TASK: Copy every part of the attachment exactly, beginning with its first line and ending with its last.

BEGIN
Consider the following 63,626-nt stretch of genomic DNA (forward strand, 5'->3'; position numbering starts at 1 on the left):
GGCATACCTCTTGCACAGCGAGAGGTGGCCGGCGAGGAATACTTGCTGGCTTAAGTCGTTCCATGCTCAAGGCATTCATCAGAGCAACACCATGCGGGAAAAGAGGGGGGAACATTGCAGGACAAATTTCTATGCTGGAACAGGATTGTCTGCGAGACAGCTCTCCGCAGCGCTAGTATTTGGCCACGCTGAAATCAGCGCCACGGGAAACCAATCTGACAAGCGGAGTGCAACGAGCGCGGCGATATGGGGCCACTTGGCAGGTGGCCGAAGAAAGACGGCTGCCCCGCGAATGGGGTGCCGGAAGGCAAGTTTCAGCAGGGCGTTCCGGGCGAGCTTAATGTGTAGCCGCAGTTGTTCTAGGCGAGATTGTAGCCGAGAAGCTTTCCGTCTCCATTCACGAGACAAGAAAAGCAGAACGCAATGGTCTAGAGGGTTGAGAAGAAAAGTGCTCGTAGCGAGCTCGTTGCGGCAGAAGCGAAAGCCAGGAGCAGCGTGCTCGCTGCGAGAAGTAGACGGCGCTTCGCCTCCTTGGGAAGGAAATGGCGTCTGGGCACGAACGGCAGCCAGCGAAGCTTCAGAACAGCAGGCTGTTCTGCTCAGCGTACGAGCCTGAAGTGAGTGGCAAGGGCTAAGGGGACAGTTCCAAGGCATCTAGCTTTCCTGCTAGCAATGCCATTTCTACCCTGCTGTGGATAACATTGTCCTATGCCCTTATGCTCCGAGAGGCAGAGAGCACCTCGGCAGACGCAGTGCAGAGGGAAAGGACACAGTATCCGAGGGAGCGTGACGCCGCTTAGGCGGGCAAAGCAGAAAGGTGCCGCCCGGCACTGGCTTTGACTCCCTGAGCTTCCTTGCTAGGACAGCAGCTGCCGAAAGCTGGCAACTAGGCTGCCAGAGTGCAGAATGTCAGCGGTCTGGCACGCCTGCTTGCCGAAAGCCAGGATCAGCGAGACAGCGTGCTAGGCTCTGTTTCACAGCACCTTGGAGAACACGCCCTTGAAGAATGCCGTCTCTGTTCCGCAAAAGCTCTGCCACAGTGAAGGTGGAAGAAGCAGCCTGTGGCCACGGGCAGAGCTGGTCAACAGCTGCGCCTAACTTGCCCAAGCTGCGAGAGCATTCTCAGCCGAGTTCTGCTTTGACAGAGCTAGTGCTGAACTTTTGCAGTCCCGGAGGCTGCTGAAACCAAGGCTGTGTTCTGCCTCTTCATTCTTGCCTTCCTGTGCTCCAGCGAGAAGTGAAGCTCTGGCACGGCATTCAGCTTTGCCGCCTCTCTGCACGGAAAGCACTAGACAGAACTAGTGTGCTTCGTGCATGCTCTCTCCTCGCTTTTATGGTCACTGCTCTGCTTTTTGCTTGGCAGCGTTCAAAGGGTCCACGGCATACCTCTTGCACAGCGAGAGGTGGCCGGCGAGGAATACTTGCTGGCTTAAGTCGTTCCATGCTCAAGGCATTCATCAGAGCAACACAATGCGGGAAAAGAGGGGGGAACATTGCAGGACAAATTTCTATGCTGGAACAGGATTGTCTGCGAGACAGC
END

Consider the following 63,626-nt stretch of genomic DNA (forward strand, 5'->3'; position numbering starts at 1 on the left):
GGCATACCTCTTGCACAGCGAGAGGTGGCCGGCGAGGAATACTTGCTGGCTTAAGTCGTTCCATGCTCAAGGCATTCATCAGAGCAACACCATGCGGGAAAAGAGGGGGGAACATTGCAGGACAAATTTCTATGCTGGAACAGGATTGTCTGCGAGACAGCTCTCCGCAGCGCTAGTATTTGGCCACGCTGAAATCAGCGCCACGGGAAACCAATCTGACAAGCGGAGTGCAACGAGCGCGGCGATATGGGGCCACTTGGCAGGTGGCCGAAGAAAGACGGCTGCCCCGCGAATGGGGTGCCGGAAGGCAAGTTTCAGCAGGGCGTTCCGGGCGAGCTTAATGTGTAGCCGCAGTTGTTCTAGGCGAGATTGTAGCCGAGAAGCTTTCCGTCTCCATTCACGAGACAAGAAAAGCAGAACGCAATGGTCTAGAGGGTTGAGAAGAAAAGTGCTCGTAGCGAGCTCGTTGCGGCAGAAGCGAAAGCCAGGAGCAGCGTGCTCGCTGCGAGAAGTAGACGGCGCTTCGCCTCCTTGGGAAGGAAATGGCGTCTGGGCACGAACGGCAGCCAGCGAAGCTTCAGAACAGCAGGCTGTTCTGCTCAGCGTACGAGCCTGAAGTGAGTGGCAAGGGCTAAGGGGACAGTTCCAAGGCATCTAGCTTTCCTGCTAGCAATGCCATTTCTACCCTGCTGTGGATAACATTGTCCTATGCCCTTATGCTCCGAGAGGCAGAGAGCACCTCGGCAGACGCAGTGCAGAGGGAAAGGACACAGTATCCGAGGGAGCGTGACGCCGCTTAGGCGGGCAAAGCAGAAAGGTGCCGCCCGGCACTGGCTTTGACTCCCTGAGCTTCCTTGCTAGGACAGCAGCTGCCGAAAGCTGGCAACTAGGCTGCCAGAGTGCAGAATGTCAGCGGTCTGGCACGCCTGCTTGCCGAAAGCCAGGATCAGCGAGACAGCGTGCTAGGCTCTGTTTCACAGCACCTTGGAGAACACGCCCTTGAAGAATGCCGTCTCTGTTCCGCAAAAGCTCTGCCACAGTGAAGGTGGAAGAAGCAGCCTGTGGCCACGGGCAGAGCTGGTCAACAGCTGCGCCTAACTTGCCCAAGCTGCGAGAGCATTCTCAGCCGAGTTCTGCTTTGACAGAGCTAGTGCTGAACTTTTGCAGTCCCGGAGGCTGCTGAAACCAAGGCTGTGTTCTGCCTCTTCATTCTTGCCTTCCTGTGCTCCAGCGAGAAGTGAAGCTCTGGCACGGCATTCAGCTTTGCCGCCTCTCTGCACGGAAAGCACTAGACAGAACTAGTGTGCTTCGTGCATGCTCTCTCCTCGCTTTTATGGTCACTGCTCTGCTTTTTGCTTGGCAGCGTTCAAAGGGTCCACGGCATACCTCTTGCACAGCGAGAGGTGGCCGGCGAGGAATACTTGCTGGCTTAAGTCGTTCCATGCTCAAGGCATTCATCAGAGCAACACAATGCGGGAAAAGAGGGGGGAACATTGCAGGACAAATTTCTATGCTGGAACAGGATTGTCTGCGAGACAGC